Information and its Psychological Impact in Times of Covid-19

Information and its Psychological Impact in Times of Covid-19
Fecha de publicación: 
10 April 2020
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Do you think most of the day about the Covid-19 and the risk it represents to the lives of your family and friends? The complex epidemiological situation that many nations are going through right now a total of 457 confirmed cases in Cuba, and almost 60 thousand deaths worldwide, constantly increasing numbers, shows a truly alarming scene.

As human beings, it’s natural to experience feelings of stress and fear in such situations, however, the excessive publications about the pandemic could cause damage to emotional health and depressive symptoms.

The online Spanish version of the Russian magazine Sputnik discussed in a recent article how the large accumulation of negative news about this virus can affect the consumer public of this information.

In this era of internet, online platforms such as news sites and social media play a major role in the spreading of images, videos, sensational comments, as well as fake news that navigate through virtual cracks and break into firewalls of personal accounts.

Therefore, it would be sensible every time we receive publications about the Covid-19 through apps such as Messenger, WhatsApp or Telegram, we must compare and double check the trustworthiness of each, and share only those that come from official websites, such as government websites and public health institutions.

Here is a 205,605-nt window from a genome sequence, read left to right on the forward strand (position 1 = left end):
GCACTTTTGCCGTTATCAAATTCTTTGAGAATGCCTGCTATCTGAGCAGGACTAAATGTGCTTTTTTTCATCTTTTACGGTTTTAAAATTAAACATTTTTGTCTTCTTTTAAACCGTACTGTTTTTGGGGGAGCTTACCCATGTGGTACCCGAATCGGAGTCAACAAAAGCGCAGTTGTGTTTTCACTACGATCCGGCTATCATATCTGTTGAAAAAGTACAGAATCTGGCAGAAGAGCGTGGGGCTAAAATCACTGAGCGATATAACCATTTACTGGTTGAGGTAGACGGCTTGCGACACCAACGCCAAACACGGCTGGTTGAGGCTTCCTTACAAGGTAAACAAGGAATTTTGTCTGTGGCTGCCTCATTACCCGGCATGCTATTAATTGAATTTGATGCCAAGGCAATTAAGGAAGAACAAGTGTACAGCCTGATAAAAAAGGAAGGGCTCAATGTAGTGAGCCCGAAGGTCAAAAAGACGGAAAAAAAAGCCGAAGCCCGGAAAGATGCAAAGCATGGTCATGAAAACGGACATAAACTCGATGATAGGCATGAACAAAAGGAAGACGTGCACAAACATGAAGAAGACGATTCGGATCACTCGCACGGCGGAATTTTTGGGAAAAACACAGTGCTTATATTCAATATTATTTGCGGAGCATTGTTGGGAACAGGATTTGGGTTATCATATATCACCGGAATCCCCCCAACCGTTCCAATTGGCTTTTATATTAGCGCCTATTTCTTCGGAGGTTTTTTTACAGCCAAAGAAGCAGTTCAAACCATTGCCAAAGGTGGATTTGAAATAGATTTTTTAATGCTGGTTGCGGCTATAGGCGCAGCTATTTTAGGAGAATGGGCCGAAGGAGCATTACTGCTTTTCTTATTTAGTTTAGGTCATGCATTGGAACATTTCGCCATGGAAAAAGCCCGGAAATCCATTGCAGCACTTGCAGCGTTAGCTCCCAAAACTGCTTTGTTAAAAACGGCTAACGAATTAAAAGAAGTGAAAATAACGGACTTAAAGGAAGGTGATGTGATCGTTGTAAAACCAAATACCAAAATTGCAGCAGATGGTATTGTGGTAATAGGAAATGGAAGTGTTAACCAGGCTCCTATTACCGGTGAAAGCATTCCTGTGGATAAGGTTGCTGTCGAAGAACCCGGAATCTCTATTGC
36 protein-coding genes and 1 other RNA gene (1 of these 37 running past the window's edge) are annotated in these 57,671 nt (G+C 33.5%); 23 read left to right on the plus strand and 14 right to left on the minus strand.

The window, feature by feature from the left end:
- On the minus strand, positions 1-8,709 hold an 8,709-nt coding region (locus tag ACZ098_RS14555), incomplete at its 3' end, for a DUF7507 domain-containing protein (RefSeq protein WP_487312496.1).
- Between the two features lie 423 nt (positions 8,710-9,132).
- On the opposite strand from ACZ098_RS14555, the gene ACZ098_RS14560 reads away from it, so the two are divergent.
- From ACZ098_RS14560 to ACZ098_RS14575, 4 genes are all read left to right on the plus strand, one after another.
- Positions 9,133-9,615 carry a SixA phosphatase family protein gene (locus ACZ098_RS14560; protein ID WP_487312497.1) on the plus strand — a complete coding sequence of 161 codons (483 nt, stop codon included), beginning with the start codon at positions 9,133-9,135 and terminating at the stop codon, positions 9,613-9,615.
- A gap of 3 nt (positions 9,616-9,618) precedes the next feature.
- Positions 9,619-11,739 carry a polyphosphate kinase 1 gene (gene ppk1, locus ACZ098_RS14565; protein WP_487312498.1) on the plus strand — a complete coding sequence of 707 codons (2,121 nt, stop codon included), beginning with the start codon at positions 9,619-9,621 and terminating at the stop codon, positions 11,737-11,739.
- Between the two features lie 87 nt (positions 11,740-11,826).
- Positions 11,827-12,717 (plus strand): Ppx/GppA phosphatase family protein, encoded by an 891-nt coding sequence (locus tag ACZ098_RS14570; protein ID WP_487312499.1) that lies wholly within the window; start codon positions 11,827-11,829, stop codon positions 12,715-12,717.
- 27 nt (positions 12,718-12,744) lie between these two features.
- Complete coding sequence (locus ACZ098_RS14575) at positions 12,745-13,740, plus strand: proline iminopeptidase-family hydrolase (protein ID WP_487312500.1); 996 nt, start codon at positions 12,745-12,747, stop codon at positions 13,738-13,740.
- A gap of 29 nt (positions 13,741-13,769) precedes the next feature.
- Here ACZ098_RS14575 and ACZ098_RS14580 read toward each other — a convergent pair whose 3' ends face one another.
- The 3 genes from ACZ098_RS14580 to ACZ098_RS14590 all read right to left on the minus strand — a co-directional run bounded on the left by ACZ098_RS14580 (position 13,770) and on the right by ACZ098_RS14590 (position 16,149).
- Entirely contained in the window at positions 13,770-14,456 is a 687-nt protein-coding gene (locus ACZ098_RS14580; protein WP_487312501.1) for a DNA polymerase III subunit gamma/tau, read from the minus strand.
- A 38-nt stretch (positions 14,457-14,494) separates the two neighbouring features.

Without attempting to do so, when we integrate this load of negative content into our minds and externalize it, we can trigger anxiety and depression in ourselves, in relatives, neighbors and coworkers.

The World Health Organization (WHO) recommends spending limited time consuming news and being careful about what to read, since constant information about the pandemic could affect the mental health of many, especially those who already have a history of anxiety and obsessive-compulsive disorder (OCD).

In order to keep family harmony at home in times of social isolation, try to organize and maintain your daily routines, and good educational and leisure practices with children and other relatives, without underestimating the disease or letting your guard down about risk assessment.

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